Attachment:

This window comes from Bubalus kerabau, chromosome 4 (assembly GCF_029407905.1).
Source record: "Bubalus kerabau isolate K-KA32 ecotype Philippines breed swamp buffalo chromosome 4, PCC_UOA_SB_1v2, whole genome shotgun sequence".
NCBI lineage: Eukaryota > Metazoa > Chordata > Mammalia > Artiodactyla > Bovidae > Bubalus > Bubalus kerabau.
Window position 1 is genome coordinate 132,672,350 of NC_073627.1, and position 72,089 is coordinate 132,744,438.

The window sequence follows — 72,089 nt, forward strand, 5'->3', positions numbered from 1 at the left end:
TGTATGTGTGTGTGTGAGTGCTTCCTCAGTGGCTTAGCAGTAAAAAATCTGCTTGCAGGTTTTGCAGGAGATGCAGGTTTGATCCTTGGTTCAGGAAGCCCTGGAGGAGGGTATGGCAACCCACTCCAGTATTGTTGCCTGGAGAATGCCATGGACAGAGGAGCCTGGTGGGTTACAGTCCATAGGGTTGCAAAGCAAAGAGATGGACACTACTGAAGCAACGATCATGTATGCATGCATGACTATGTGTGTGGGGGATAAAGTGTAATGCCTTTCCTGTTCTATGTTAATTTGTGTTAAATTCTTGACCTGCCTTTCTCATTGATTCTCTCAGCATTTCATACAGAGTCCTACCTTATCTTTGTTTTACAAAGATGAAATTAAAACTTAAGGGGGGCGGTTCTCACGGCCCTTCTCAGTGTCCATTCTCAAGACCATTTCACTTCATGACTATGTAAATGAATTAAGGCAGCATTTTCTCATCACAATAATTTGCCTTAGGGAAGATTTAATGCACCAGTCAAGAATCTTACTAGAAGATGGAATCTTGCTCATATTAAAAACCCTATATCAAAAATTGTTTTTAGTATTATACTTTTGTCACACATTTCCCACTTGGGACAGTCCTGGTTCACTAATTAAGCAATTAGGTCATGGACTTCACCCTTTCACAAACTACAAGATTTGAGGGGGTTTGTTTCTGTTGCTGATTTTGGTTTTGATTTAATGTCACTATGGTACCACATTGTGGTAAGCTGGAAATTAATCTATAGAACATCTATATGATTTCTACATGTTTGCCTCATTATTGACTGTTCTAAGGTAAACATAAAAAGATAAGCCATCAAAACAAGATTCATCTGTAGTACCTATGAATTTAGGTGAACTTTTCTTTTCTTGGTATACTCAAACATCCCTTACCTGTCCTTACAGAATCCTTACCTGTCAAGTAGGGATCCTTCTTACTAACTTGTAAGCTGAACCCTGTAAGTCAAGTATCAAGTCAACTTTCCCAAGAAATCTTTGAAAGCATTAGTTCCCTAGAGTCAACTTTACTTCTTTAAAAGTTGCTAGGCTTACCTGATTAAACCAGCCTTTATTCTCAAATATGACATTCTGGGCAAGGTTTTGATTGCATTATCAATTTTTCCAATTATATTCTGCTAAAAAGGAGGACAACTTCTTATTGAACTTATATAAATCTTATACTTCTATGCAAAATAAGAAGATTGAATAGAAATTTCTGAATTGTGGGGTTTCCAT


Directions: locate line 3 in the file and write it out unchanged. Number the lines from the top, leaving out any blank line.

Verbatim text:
NCBI lineage: Eukaryota > Metazoa > Chordata > Mammalia > Artiodactyla > Bovidae > Bubalus > Bubalus kerabau.